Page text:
# Capacitor Series Circuit: Deriving Cs Relationship

• maulucci
In summary, to derive the relationship for Cs for a two capacitor series circuit with a resistor, you can start by showing that the same charge separation q is present across each capacitor. Using the equation q = C*V, you can then show that the voltage across Cs is equal to the sum of the potential differences across each capacitor, leading to the equation 1/Cs = 1/C1 + 1/C2. From this, it can be concluded that Cs = C1 + C2, assuming that the voltage across each capacitor is equal.
maulucci

## Homework Statement

Derive a relationship for Cs for a two capacitor series circuit with a resistor. Start by showing that the same charge separation q is present across the capacitor and each of the capacitors in series and that the voltage across Cs is equal to the sum of the potential differences across each capacitor.

## Homework Equations

1/Cs=(1/C1)+(1/C2)

## The Attempt at a Solution

not sure how to approach this

If they are all in series what does that say about the current?

What is the definition of current?

I tried to work it out and i was wondering if this was the correct way to show wht the question is asking for
q1=C1V and q2=C2V
q=q1+q2=(C1+C2)V
CsV=q=(C1+C2)V
Cs=C1+C2

maulucci said:
q1=C1V and q2=C2V
q=q1+q2=(C1+C2)V
CsV=q=(C1+C2)V
Cs=C1+C2
This would apply to parallel capacitors, but not to capacitors in series.

The approach CWatters suggested gives you the correct equations for the charge.

maulucci said:
I tried to work it out and i was wondering if this was the correct way to show wht the question is asking for
q1=C1V and q2=C2V
q=q1+q2=(C1+C2)V <----
CsV=q=(C1+C2)V
Cs=C1+C2

It is a series circuit, and as the problem states, "...the same charge separation q is present across the capacitor and each of the capacitors". But writing q = q1 + q2 not only assumes that the charges are different, but that the current can be different in different components of a series circuit!

First you should argue why the charge separation should be the same on both capacitors. Then you can use that fact and the q = C*V relationship to work out the rest.

{Note: If you happen to have a knowledge of calculus you could write the KVL equation for the circuit (Integral version) and answer all the questions of the problem from its characteristics}

To show that they are equal charges q1=q2
And
q=Cs^-1V
q=(C1^-1+C2^-1)V
(C1^-1+C2^-1)V=Cs^-1V
Cs^-1=C1^-1+C2^-1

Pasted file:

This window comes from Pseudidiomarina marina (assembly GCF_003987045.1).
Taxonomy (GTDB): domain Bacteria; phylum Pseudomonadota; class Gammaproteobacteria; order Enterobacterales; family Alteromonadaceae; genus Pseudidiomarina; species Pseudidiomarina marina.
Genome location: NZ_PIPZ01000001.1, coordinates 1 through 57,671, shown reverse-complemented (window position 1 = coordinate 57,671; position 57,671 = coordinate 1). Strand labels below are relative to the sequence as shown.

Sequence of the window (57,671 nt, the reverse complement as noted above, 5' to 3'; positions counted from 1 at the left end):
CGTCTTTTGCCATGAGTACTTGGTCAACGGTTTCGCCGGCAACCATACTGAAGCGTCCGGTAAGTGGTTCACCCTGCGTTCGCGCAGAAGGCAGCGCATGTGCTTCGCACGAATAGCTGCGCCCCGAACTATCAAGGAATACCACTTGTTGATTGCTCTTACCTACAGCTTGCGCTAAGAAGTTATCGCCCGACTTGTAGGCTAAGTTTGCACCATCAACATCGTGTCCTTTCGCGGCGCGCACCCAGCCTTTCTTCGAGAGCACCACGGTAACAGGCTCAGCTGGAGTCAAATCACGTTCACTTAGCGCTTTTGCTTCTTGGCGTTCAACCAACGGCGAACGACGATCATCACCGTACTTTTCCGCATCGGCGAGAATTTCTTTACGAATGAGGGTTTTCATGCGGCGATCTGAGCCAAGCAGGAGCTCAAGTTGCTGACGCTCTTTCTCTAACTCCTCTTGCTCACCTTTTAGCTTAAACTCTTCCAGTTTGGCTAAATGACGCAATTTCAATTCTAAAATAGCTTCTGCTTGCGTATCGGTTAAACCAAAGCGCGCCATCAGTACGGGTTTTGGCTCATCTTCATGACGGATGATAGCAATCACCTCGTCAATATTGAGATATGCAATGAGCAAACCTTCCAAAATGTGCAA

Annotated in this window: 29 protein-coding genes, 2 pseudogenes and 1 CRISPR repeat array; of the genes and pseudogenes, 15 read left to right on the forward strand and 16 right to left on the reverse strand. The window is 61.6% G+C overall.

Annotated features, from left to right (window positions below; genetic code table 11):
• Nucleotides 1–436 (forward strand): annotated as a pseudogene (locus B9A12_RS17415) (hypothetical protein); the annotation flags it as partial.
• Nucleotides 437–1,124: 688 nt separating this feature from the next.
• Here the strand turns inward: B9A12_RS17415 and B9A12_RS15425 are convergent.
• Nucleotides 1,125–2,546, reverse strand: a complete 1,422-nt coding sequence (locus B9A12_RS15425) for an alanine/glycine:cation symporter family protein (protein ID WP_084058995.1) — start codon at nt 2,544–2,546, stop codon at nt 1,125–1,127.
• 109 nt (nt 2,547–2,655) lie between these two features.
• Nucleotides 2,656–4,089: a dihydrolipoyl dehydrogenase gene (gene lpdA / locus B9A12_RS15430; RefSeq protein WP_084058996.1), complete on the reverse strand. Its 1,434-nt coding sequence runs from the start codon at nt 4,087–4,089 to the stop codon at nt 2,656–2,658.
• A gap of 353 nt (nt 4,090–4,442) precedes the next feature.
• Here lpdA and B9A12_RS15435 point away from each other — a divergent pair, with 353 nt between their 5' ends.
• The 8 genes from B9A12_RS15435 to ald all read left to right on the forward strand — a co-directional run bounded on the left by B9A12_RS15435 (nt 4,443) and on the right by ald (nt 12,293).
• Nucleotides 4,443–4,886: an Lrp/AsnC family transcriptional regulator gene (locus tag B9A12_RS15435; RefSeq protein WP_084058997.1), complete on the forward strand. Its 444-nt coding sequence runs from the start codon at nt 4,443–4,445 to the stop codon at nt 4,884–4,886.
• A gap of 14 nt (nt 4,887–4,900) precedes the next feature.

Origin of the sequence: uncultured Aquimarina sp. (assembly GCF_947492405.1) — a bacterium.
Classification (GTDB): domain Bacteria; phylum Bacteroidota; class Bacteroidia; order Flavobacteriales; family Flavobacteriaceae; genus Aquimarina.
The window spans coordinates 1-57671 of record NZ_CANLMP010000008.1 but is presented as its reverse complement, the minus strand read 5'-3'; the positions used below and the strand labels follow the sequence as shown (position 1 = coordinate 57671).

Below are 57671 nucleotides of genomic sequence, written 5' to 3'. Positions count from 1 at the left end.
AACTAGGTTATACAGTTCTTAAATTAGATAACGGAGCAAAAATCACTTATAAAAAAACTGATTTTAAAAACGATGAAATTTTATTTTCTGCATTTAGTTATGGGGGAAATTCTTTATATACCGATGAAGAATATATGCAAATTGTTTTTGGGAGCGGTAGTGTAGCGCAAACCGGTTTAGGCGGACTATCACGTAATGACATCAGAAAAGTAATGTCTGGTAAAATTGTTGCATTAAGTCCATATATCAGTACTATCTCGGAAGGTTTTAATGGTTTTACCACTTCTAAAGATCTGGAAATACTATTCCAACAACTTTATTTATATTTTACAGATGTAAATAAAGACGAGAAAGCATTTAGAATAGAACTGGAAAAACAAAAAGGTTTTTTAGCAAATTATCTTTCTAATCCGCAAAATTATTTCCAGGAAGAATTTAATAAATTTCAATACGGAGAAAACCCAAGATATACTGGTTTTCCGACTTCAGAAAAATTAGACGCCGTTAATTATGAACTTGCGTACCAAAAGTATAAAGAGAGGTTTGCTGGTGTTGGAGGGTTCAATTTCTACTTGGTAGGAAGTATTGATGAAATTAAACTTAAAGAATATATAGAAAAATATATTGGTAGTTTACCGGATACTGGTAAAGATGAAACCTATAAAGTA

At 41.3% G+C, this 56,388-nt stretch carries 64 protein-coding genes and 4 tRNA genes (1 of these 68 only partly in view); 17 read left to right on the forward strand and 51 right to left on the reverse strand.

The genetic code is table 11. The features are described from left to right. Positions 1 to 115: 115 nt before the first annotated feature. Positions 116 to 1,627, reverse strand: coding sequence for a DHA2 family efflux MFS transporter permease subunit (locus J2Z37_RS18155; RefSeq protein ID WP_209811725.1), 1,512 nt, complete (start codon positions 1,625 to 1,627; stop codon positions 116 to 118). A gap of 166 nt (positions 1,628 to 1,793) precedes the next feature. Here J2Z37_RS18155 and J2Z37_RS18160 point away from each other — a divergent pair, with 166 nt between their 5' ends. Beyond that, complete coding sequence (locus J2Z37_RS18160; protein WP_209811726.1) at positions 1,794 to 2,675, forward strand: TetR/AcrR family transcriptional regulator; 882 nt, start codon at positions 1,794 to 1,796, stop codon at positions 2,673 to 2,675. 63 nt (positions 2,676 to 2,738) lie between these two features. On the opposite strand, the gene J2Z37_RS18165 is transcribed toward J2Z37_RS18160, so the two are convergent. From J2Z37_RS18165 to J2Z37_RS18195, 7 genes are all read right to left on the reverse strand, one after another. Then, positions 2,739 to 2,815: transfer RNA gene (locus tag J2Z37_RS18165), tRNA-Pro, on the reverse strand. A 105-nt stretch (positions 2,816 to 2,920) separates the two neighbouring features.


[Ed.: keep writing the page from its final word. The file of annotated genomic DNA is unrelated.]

maulucci said:
To show that they are equal charges q1=q2
You did not show it, you just assumed it.

q=Cs^-1V
Why ^(-1)?

q=(C1^-1+C2^-1)V
How did you get that?

Your solution will need V1, V2 in some way...

Ok

V=q/C
V=V1+V2
q/C=q/C1+q/C2
C^-1=C1^-1+C2^-1

That is correct. You can argue that q1=q2 to satisfy charge conservation, or something similar.

Ok thank you

## 1. What is a capacitor series circuit?

A capacitor series circuit is a type of electrical circuit where two or more capacitors are connected in a series, meaning that the positive terminal of one capacitor is connected to the negative terminal of another. This results in a single path for the current to flow.

## 2. How do you derive the relationship between capacitors in a series circuit?

The relationship between capacitors in a series circuit can be derived using the equation Cs = C1 + C2 + C3 + ..., where Cs is the total capacitance and C1, C2, C3, etc. are the individual capacitances of each capacitor. This means that the total capacitance of a series circuit is equal to the sum of the individual capacitances.

## 3. What happens to the total capacitance when capacitors are connected in a series?

When capacitors are connected in a series, the total capacitance decreases. This is because the individual capacitances are added together, resulting in a smaller total capacitance compared to just one capacitor on its own.

## 4. Can you explain the concept of equivalent capacitance in a series circuit?

Equivalent capacitance in a series circuit refers to the single value of capacitance that would have the same effect as the combination of multiple capacitors in the circuit. It is calculated using the formula 1/Cs = 1/C1 + 1/C2 + 1/C3 + ..., where Cs is the equivalent capacitance and C1, C2, C3, etc. are the individual capacitances.

## 5. What is the purpose of using capacitors in a series circuit?

Capacitors in a series circuit can be used for a variety of purposes, such as filtering out unwanted frequencies, smoothing out voltage fluctuations, and storing electrical energy. They can also be used to create a larger effective capacitance than what is available with a single capacitor.

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